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Discussion Starter #1
The 899 is $14,995 MSRP stock, you get ABS brakes.
The 675R is $13,495 MSRP and you get :

Full front and rear Ohlins suspension
Brembo monoblocks
ABS brakes
Slipper Clutch
Quickshfter

That's at least $5K in upgrades which will put the 899 at $20K, that's a though deal to beat. :BoomSmilie_anim:
 

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I pick the Triumph because it is proven. I would give the 899 a year or two so they can work out all the kinks.


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Tough call, the NEW 679R is one heck of a nice bike. But the hub-bub about Öhlins this and that, it still needs work to make function properly. Yes, its nice to have the components already, but I wouldn't base my purchase decision on that.

I haven't ridden the 2014, but I have ridden the 2012 and its a very nice bike. Its kind of a hybrid between a screamer 600 and a 750. Got the torque of the 750 with the top end of the 600.

My biggest beef with the Triumph is that its built like a Japanese bike. Pull the tank off, its basically all Japanese in there. It kinda sucks because you buy this "european machine" and when you go to work on it, the damn thing is poorly designed like a Japanese machine. Ohh well... the Panigale is the same way. Wish someone still made simple motorcycles with some basic engineering. :(

My vote... Daytona. ;)
 

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If I am correct, there is a comparison test in last MCN with Daytona R, Panigale 899 and GSXR 750.
Perhaps someone could share a copy on dedicated pages ?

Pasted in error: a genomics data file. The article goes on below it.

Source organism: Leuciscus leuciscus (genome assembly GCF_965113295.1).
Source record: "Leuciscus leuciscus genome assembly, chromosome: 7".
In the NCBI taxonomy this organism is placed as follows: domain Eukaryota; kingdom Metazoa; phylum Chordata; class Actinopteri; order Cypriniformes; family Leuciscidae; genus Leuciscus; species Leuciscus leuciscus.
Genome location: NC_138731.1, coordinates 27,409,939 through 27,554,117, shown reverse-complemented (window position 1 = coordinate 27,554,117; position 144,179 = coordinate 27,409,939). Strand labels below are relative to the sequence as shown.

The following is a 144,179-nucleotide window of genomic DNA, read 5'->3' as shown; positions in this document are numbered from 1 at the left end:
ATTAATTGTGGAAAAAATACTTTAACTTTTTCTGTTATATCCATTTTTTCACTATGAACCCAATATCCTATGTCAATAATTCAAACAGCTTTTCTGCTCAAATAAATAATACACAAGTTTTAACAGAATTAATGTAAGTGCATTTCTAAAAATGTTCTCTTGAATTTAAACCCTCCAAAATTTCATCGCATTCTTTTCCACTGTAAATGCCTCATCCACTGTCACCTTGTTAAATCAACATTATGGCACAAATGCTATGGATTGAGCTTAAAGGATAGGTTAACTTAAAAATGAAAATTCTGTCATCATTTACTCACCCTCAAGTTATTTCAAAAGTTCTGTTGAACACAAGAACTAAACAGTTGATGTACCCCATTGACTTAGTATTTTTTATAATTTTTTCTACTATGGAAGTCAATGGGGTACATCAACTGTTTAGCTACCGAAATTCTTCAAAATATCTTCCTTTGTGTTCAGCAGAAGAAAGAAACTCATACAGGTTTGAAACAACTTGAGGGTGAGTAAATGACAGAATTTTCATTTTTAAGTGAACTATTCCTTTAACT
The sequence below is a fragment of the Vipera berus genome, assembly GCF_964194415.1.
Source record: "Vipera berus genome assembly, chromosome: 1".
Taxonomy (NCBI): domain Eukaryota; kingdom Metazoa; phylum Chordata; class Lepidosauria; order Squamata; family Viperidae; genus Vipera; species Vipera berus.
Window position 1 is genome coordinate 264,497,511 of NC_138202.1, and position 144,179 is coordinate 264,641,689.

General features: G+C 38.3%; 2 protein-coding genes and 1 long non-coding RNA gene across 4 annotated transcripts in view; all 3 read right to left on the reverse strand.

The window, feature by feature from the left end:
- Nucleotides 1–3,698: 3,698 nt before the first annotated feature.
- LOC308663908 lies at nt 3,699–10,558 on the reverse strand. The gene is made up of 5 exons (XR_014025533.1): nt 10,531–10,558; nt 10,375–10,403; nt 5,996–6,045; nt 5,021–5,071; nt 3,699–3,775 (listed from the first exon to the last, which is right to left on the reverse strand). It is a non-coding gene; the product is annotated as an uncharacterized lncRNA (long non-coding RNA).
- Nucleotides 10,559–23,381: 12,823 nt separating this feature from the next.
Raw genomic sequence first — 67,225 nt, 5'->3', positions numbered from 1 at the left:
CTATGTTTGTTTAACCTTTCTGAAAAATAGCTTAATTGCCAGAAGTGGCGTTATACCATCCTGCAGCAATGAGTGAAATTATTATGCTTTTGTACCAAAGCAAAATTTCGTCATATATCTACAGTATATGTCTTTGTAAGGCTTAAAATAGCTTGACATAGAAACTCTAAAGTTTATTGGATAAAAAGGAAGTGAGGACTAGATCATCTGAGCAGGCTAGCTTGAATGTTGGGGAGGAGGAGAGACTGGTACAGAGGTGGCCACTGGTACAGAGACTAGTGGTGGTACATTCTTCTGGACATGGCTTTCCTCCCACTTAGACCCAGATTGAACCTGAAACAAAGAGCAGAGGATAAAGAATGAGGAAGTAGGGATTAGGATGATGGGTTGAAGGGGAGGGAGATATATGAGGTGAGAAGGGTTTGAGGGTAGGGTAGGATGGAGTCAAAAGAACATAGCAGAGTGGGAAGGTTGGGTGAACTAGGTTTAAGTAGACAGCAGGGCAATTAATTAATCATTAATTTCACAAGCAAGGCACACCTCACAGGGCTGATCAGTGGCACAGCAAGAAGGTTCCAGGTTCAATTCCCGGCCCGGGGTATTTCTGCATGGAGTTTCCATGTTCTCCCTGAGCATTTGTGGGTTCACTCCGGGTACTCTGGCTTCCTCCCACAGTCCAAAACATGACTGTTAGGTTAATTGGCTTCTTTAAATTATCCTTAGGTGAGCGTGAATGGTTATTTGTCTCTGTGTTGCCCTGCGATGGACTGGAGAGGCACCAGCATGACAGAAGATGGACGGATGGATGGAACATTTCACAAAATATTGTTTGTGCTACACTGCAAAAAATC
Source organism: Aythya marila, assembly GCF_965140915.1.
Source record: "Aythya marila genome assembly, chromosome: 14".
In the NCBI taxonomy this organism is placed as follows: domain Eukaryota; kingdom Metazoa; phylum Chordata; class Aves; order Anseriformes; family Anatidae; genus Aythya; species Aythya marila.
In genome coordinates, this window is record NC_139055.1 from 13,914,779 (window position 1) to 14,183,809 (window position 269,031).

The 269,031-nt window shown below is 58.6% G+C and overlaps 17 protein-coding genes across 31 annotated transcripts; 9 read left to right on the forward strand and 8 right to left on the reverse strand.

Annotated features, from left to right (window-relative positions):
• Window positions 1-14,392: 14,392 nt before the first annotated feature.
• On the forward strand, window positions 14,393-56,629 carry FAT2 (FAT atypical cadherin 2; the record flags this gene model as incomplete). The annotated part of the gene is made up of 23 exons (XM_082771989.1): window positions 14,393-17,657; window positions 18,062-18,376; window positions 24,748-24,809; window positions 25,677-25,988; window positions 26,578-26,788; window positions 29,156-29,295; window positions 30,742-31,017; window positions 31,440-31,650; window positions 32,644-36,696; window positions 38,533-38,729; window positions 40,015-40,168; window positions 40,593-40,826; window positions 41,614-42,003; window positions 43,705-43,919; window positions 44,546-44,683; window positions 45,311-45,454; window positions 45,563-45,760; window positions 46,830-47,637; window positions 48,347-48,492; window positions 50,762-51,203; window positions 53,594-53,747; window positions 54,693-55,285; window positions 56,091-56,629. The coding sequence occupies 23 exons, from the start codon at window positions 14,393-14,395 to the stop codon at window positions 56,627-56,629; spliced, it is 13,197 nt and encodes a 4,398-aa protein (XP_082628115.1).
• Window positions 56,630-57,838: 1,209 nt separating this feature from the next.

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Either way you go your going to get a great bike. As jxb said the 899 is a first year bike so its going to have some problems that arise after the release. If you have to have a bike right now or sometime soon then I would go with the 675R. Great bike and the engine has been proven over and over in that model and the street triple and speed. If your willing to wait about a year or so then the 899 is going to have a lot of the kinks worked out of it. Its all up to you and what you like the most and the price your willing to pay. Your getting a two year warranty with both but not the service intervals that the DUC has with the Triumph. Just some food for thought. Thats what I used when I bought my monster. Best of luck on your decision. Let us know what you go with
 

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I wouldn't take the 899's development into consideration, its just a small 1199 in theory. Remember we're going into the 3rd year of the 1199 and it hasn't changed much, if at all.

The biggest detractor from the 899 is the lack of a slipper and the lack of an aftermarket solution as of today.

The Triumph has a lot of development as well, tuns of kool aftermarket bits like ECU's, geometry/chassis kits and motor parts. Triumph has kinda taken the place where the middleweight Ducati's use to be. Unfortunately, Ducati doesn't seem to have any interest in competition parts anymore.